Kerridge From The Shadows That Melt The Flesh 1-4 12″ (Downwards)
Downwards is a cool label for many reasons, but the one I’d like to emphasize here is that not only have they practically birthed the industrial-techno sound, they manage to continually find intriguing new artists who fit their aesthetic bill. This is the second Kerridge 12″ on Downwards this year, and like the other, this is a stainless-steel monster… it feels like some ancient society is building a castle on top of my head while I listen. From The Shadows That Melt The Flesh comes in four installments, and I can break it down thusly: “1” is an unrelentingly punchy club-banger, “2” is a psychotropical submersion tank, “3” is an industrial-synth dungeon crawl, and “4” is a horrifying spaceship malfunction. I could listen to Kerridge investigate any of those four styles all day long, which leads to me flipping From The Shadows over and over, like I’m purposely trying to achieve carpal tunnel syndrome. The vinyl is beautiful, I love the uniform Downwards sleeve design, and I don’t have one good reason to ever stop buying records like this.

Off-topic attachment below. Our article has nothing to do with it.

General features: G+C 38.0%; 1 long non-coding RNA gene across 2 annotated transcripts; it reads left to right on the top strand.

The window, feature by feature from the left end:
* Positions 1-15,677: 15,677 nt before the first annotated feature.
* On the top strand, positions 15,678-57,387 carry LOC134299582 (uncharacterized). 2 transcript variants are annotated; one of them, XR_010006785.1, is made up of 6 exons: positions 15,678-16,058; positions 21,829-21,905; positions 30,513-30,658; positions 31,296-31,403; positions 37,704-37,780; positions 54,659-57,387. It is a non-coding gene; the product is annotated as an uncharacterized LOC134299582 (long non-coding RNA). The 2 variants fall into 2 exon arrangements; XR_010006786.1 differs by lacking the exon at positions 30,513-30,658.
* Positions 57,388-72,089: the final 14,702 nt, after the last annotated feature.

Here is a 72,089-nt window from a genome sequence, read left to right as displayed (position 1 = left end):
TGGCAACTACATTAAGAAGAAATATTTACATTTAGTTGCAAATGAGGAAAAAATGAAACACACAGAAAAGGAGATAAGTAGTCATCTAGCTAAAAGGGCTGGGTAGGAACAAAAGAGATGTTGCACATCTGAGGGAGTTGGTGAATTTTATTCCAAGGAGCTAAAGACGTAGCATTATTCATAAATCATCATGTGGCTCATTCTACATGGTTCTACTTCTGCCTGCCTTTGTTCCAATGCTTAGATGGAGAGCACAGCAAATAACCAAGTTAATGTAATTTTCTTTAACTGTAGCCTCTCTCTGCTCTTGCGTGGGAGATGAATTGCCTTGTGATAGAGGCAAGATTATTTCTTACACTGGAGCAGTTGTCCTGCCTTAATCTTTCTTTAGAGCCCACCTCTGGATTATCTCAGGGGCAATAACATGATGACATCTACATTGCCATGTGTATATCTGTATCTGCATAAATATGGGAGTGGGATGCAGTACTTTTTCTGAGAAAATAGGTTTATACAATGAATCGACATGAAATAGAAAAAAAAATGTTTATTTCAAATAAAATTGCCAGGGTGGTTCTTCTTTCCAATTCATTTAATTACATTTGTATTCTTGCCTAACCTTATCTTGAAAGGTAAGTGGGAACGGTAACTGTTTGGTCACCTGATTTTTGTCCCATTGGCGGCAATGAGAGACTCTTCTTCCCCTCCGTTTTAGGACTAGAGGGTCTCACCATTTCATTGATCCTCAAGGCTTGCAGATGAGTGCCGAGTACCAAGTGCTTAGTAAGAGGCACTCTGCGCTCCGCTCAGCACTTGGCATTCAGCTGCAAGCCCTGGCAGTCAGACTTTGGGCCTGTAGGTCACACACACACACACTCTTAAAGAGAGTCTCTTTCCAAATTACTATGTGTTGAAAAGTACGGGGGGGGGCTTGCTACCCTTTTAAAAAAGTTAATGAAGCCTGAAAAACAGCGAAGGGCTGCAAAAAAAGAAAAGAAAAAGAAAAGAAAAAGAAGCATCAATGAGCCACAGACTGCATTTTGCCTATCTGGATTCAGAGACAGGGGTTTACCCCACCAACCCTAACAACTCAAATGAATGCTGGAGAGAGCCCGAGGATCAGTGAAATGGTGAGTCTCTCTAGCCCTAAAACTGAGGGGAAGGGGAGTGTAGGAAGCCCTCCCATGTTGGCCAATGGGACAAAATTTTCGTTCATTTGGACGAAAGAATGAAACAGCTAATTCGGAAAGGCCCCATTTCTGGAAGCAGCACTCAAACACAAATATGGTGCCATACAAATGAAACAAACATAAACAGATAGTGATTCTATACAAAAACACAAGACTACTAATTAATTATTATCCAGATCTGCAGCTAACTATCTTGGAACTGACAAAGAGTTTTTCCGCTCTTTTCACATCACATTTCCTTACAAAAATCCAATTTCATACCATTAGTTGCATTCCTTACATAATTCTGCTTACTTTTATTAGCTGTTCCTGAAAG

Lazy Obsession LP (Moniker)
Lazy surprised me with their energetic punk rock on their Party City 7″, so when that title track opened Obsession, I was already pleasantly prepared. Lazy are kind of weird, though – they’re on a label that is anything but by-the-books punk rock, and I’ve never heard any punks mention their existence, so I still can’t tell if this is just an earnest punk band or some sort of cynical trick, like I am being lured into their fist-pumping punk music only to find out it was an art installation all along. The more I listen to Obsession, though, the less that sort of thing matters, because this band is really good! I am frequently reminded of West Coast punk and hardcore circa ’78 through about ’82 – I’m talking bands like Avengers and X, and the feral hardcore offspring that quickly followed them, like maybe Sin 34 or No Alternative. The LP ends with a couple minutes of silence and then a wacky medley of outtakes or something, and it kinda feels like something Geza X would’ve done, more than some modern-day Brooklyn hipster band. Honestly, if punks aren’t talking about Lazy, I have to wonder what’s wrong with punks?
Little Big League These Are Good People LP (Tiny Engines)